For the first time, an experimental vaccine has cut the risk of becoming infected with the AIDS virus, a major advance in the fight against the deadly epidemic. Recent failures led many scientists to think such a vaccine might never be possible. The vaccine cut the risk of becoming infected with HIV by more than 31 per cent in the world's largest AIDS vaccine trial of more than 16,000 volunteers in Thailand, researchers announced today in Bangkok.
Even though the benefit is modest, "it's the first evidence that we could have a safe and effective preventive vaccine," Col Jerome Kim said. He helped lead the study for the US Army, which sponsored it with the National Institute of Allergy and Infectious Diseases. The institute's director, Dr Anthony Fauci, warned that this is "not the end of the road", but said he was surprised and very pleased by the outcome. "It gives me cautious optimism about the possibility of improving this result" and developing a more effective AIDS vaccine, Dr Fauci said.
"This is something that we can do." Even a marginally helpful vaccine could have a big impact. Every day, 7,500 people worldwide are newly infected with HIV; two million died of AIDS in 2007, the UN agency UNAIDS estimates. "Today marks an historic milestone," said Mitchell Warren, the executive director of the AIDS Vaccine Advocacy Coalition, an international group that has worked toward developing a vaccine.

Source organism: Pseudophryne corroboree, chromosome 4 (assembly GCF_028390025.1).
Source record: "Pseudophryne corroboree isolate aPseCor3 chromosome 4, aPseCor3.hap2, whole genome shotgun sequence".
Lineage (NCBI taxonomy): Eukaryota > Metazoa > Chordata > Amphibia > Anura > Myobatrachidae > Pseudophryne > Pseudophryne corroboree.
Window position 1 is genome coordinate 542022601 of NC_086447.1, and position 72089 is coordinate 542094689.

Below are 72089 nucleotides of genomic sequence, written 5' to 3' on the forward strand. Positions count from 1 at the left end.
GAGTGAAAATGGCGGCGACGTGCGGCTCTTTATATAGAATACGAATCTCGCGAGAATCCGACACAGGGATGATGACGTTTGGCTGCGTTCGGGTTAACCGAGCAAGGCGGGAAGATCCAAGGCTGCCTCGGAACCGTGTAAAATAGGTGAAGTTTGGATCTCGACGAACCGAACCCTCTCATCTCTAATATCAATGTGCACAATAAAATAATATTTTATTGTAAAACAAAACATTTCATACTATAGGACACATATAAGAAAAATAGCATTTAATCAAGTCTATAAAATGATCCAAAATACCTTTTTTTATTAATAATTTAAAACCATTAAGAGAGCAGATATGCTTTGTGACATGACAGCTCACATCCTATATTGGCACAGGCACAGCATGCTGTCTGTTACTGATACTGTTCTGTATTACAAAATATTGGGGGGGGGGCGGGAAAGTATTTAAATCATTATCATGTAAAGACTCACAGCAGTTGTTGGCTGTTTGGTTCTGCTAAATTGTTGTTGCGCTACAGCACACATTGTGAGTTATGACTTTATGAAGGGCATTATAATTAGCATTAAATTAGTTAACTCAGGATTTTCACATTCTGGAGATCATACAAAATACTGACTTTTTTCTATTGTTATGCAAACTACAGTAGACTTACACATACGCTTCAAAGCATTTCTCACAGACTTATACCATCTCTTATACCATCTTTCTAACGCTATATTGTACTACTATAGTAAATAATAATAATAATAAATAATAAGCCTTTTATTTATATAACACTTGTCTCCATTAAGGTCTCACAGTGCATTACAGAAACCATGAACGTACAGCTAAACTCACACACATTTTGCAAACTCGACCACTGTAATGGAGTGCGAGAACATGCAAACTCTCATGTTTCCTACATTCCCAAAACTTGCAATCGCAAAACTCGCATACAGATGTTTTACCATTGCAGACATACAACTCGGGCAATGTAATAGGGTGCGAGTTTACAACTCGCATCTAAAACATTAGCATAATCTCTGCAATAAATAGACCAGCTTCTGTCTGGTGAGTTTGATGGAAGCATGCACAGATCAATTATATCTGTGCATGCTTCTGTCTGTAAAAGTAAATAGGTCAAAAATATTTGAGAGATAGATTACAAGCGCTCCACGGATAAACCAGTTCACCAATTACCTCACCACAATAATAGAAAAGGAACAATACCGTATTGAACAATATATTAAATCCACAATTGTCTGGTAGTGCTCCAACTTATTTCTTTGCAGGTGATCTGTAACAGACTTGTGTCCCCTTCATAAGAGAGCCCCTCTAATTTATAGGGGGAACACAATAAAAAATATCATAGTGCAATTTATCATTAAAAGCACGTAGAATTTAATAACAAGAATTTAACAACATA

"It will take time and resources to fully analyse and understand the data, but there is little doubt that this finding will energise and redirect the AIDS vaccine field," he said in a statement. The Thailand Ministry of Public Health conducted the study, which used strains of HIV common in Thailand. Whether such a vaccine would work against other strains in the US, Africa or elsewhere in the world is unknown, scientists stressed.
The study actually tested a two-vaccine combo in a "prime-boost" approach, where the first one primes the immune system to attack HIV and the second one strengthens the response. *AP